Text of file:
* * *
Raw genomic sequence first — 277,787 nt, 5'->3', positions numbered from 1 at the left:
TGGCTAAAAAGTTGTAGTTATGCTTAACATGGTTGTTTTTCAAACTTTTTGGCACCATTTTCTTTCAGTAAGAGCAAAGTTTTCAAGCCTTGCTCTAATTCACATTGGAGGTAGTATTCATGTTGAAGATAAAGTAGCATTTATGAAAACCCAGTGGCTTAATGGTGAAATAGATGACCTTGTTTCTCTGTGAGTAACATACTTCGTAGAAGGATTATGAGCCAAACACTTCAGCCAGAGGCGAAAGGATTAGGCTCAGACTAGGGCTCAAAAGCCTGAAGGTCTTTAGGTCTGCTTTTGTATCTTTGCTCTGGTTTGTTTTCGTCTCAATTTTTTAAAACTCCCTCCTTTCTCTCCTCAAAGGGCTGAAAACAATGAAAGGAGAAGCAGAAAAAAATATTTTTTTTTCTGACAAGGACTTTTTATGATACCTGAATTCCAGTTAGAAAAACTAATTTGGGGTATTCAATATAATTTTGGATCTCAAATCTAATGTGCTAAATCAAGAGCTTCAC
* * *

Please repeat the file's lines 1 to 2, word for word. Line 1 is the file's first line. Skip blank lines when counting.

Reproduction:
Raw genomic sequence first — 277,787 nt, 5'->3', positions numbered from 1 at the left:
TGGCTAAAAAGTTGTAGTTATGCTTAACATGGTTGTTTTTCAAACTTTTTGGCACCATTTTCTTTCAGTAAGAGCAAAGTTTTCAAGCCTTGCTCTAATTCACATTGGAGGTAGTATTCATGTTGAAGATAAAGTAGCATTTATGAAAACCCAGTGGCTTAATGGTGAAATAGATGACCTTGTTTCTCTGTGAGTAACATACTTCGTAGAAGGATTATGAGCCAAACACTTCAGCCAGAGGCGAAAGGATTAGGCTCAGACTAGGGCTCAAAAGCCTGAAGGTCTTTAGGTCTGCTTTTGTATCTTTGCTCTGGTTTGTTTTCGTCTCAATTTTTTAAAACTCCCTCCTTTCTCTCCTCAAAGGGCTGAAAACAATGAAAGGAGAAGCAGAAAAAAATATTTTTTTTTCTGACAAGGACTTTTTATGATACCTGAATTCCAGTTAGAAAAACTAATTTGGGGTATTCAATATAATTTTGGATCTCAAATCTAATGTGCTAAATCAAGAGCTTCAC